California on Friday became the first state in the nation to adopt a statewide code for green construction practices. Members of the California Building Standards Commission (CBSC) voted 10 to 0 in favor of new provisions mandating reductions in building energy use, conservation of potable water, job-site erosion control, recycling of construction waste, and a range of steps to improve indoor air quality.

California Gov. Arnold Schwarzenegger had vetoed legislation in 2007 that sought to establish green-building requirements as law. Arguing that changing the building code was a better way to attack the problem, Schwarzenegger ordered the CBSC to do so. In a July 17 statement, the Governor lauded the results, saying: “By adopting this first-in-the-nation statewide green building code, California is again leading the way to fight climate change and protect the environment. … Cars and buildings are two of the leading users of energy – we’re already addressing cars, and these new building standards will ensure that California remains at the forefront of reducing our carbon footprint and conserving valuable natural resources while also protecting our economy.”

The new requirements will take effect in phases over three years, starting with energy efficiency. The California Energy Commission’s Residential Energy Efficiency Standard will become 20 percent more stringent starting on July 1, 2009, making the California energy code about 50 percent tougher than the model International Energy Efficiency Code (IEEC). Moisture control, indoor air quality, and waste recycling rules will become effective in January of 2011, and rules mandating a 20 percent reduction in building potable water use will take effect in July 2011.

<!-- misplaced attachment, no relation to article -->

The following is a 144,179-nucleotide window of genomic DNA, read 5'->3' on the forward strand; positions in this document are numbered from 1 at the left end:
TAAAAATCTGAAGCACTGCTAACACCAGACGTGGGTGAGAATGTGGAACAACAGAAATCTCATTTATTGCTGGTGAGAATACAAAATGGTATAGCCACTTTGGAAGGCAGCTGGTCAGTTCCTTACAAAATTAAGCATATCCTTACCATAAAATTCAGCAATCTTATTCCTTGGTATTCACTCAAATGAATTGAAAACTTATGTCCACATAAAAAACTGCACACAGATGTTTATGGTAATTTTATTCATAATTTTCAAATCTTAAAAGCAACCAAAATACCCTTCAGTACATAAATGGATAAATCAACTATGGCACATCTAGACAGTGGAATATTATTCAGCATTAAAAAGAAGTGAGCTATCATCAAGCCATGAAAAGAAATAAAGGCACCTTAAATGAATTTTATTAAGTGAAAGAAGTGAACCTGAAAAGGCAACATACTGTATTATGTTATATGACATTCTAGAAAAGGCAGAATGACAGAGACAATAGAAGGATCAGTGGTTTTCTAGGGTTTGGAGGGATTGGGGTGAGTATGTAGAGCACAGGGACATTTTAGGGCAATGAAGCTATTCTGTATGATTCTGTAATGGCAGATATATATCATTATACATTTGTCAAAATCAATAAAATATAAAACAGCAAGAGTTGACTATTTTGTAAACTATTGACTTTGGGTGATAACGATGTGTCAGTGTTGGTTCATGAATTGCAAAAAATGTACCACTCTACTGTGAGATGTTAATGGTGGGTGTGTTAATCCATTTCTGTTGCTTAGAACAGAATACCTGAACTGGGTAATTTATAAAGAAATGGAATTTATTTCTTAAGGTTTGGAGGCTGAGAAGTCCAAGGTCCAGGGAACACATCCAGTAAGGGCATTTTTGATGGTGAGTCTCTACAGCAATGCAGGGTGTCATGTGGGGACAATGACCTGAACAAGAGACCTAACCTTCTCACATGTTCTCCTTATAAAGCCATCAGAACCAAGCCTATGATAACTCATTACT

The new rules are not enough to satisfy some environmental groups, however. Green activists objected that language was dropped from the final draft that would have required the use of certified sustainably-produced lumber.

They also complained that confusion remained over whether the new state code would be viewed as a floor that would allow local governments to impose tougher restrictions, or a ceiling that would set a limit on the power of cities and counties to require more extensive green building practices.

So, while giving the new rules some grudging praise as a first step, advocates have promised to push for state legislation to clarify that towns are free to set stricter rules than the state code (some cities, for example, are already requiring certain building projects to meet criteria for earning LEED certification). They also promised to push in coming years to make the code itself tougher, setting the stage for a continuing political battle over the issue.

Ted Cushman is a contributing editor to BUILDER Online.

Learn more about markets featured in this article: Los Angeles, CA.